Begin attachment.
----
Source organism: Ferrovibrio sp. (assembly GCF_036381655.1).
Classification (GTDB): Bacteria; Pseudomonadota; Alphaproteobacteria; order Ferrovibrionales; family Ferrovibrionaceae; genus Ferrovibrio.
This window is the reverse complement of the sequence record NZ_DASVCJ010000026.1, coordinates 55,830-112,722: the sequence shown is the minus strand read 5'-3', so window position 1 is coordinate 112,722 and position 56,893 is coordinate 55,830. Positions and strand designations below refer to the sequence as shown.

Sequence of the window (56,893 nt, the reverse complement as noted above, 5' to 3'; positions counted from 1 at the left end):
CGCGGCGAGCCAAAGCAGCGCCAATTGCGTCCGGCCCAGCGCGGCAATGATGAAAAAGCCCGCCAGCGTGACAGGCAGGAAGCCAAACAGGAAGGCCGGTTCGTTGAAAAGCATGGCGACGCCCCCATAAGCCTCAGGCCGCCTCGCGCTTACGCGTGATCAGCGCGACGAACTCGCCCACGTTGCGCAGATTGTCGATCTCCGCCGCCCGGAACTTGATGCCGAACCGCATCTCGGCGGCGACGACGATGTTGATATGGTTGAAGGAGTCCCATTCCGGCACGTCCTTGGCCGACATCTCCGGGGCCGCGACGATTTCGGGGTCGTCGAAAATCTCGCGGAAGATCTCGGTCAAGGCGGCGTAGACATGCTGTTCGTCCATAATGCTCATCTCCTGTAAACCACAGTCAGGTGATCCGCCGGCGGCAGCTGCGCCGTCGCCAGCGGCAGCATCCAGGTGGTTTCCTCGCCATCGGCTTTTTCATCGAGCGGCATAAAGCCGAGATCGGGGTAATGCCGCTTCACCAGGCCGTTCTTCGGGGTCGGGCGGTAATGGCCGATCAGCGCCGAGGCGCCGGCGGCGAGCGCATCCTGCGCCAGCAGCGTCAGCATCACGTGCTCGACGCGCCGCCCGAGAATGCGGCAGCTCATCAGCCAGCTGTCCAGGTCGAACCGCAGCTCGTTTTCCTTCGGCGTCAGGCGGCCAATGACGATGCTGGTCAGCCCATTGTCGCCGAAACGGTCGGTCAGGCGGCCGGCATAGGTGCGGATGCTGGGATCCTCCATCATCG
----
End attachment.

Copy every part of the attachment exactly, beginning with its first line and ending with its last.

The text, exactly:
Source organism: Ferrovibrio sp. (assembly GCF_036381655.1).
Classification (GTDB): Bacteria; Pseudomonadota; Alphaproteobacteria; order Ferrovibrionales; family Ferrovibrionaceae; genus Ferrovibrio.
This window is the reverse complement of the sequence record NZ_DASVCJ010000026.1, coordinates 55,830-112,722: the sequence shown is the minus strand read 5'-3', so window position 1 is coordinate 112,722 and position 56,893 is coordinate 55,830. Positions and strand designations below refer to the sequence as shown.

Sequence of the window (56,893 nt, the reverse complement as noted above, 5' to 3'; positions counted from 1 at the left end):
CGCGGCGAGCCAAAGCAGCGCCAATTGCGTCCGGCCCAGCGCGGCAATGATGAAAAAGCCCGCCAGCGTGACAGGCAGGAAGCCAAACAGGAAGGCCGGTTCGTTGAAAAGCATGGCGACGCCCCCATAAGCCTCAGGCCGCCTCGCGCTTACGCGTGATCAGCGCGACGAACTCGCCCACGTTGCGCAGATTGTCGATCTCCGCCGCCCGGAACTTGATGCCGAACCGCATCTCGGCGGCGACGACGATGTTGATATGGTTGAAGGAGTCCCATTCCGGCACGTCCTTGGCCGACATCTCCGGGGCCGCGACGATTTCGGGGTCGTCGAAAATCTCGCGGAAGATCTCGGTCAAGGCGGCGTAGACATGCTGTTCGTCCATAATGCTCATCTCCTGTAAACCACAGTCAGGTGATCCGCCGGCGGCAGCTGCGCCGTCGCCAGCGGCAGCATCCAGGTGGTTTCCTCGCCATCGGCTTTTTCATCGAGCGGCATAAAGCCGAGATCGGGGTAATGCCGCTTCACCAGGCCGTTCTTCGGGGTCGGGCGGTAATGGCCGATCAGCGCCGAGGCGCCGGCGGCGAGCGCATCCTGCGCCAGCAGCGTCAGCATCACGTGCTCGACGCGCCGCCCGAGAATGCGGCAGCTCATCAGCCAGCTGTCCAGGTCGAACCGCAGCTCGTTTTCCTTCGGCGTCAGGCGGCCAATGACGATGCTGGTCAGCCCATTGTCGCCGAAACGGTCGGTCAGGCGGCCGGCATAGGTGCGGATGCTGGGATCCTCCATCATCG